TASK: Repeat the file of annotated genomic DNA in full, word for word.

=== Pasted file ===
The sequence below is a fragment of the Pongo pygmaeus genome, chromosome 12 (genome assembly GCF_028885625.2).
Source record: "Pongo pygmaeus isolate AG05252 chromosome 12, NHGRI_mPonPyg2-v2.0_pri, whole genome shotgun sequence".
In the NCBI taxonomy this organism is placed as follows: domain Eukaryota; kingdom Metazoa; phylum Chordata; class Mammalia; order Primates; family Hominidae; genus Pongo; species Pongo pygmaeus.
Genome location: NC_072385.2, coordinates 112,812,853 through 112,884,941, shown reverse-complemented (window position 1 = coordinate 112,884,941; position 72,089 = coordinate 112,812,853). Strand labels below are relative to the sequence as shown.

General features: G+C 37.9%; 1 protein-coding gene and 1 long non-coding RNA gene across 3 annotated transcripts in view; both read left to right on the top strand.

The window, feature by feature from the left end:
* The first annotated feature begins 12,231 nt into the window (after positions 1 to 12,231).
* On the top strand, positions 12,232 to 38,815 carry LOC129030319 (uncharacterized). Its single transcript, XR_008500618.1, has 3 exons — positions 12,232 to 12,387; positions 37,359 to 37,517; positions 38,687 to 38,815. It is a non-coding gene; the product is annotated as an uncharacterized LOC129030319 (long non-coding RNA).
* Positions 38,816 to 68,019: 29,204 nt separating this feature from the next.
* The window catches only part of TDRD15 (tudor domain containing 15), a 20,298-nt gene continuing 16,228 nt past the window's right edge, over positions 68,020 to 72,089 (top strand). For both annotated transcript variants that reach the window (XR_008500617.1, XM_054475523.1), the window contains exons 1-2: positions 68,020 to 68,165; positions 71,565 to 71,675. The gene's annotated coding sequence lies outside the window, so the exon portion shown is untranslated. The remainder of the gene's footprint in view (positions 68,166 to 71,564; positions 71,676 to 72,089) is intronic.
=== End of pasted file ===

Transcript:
The sequence below is a fragment of the Pongo pygmaeus genome, chromosome 12 (genome assembly GCF_028885625.2).
Source record: "Pongo pygmaeus isolate AG05252 chromosome 12, NHGRI_mPonPyg2-v2.0_pri, whole genome shotgun sequence".
In the NCBI taxonomy this organism is placed as follows: domain Eukaryota; kingdom Metazoa; phylum Chordata; class Mammalia; order Primates; family Hominidae; genus Pongo; species Pongo pygmaeus.
Genome location: NC_072385.2, coordinates 112,812,853 through 112,884,941, shown reverse-complemented (window position 1 = coordinate 112,884,941; position 72,089 = coordinate 112,812,853). Strand labels below are relative to the sequence as shown.

General features: G+C 37.9%; 1 protein-coding gene and 1 long non-coding RNA gene across 3 annotated transcripts in view; both read left to right on the top strand.

The window, feature by feature from the left end:
* The first annotated feature begins 12,231 nt into the window (after positions 1 to 12,231).
* On the top strand, positions 12,232 to 38,815 carry LOC129030319 (uncharacterized). Its single transcript, XR_008500618.1, has 3 exons — positions 12,232 to 12,387; positions 37,359 to 37,517; positions 38,687 to 38,815. It is a non-coding gene; the product is annotated as an uncharacterized LOC129030319 (long non-coding RNA).
* Positions 38,816 to 68,019: 29,204 nt separating this feature from the next.
* The window catches only part of TDRD15 (tudor domain containing 15), a 20,298-nt gene continuing 16,228 nt past the window's right edge, over positions 68,020 to 72,089 (top strand). For both annotated transcript variants that reach the window (XR_008500617.1, XM_054475523.1), the window contains exons 1-2: positions 68,020 to 68,165; positions 71,565 to 71,675. The gene's annotated coding sequence lies outside the window, so the exon portion shown is untranslated. The remainder of the gene's footprint in view (positions 68,166 to 71,564; positions 71,676 to 72,089) is intronic.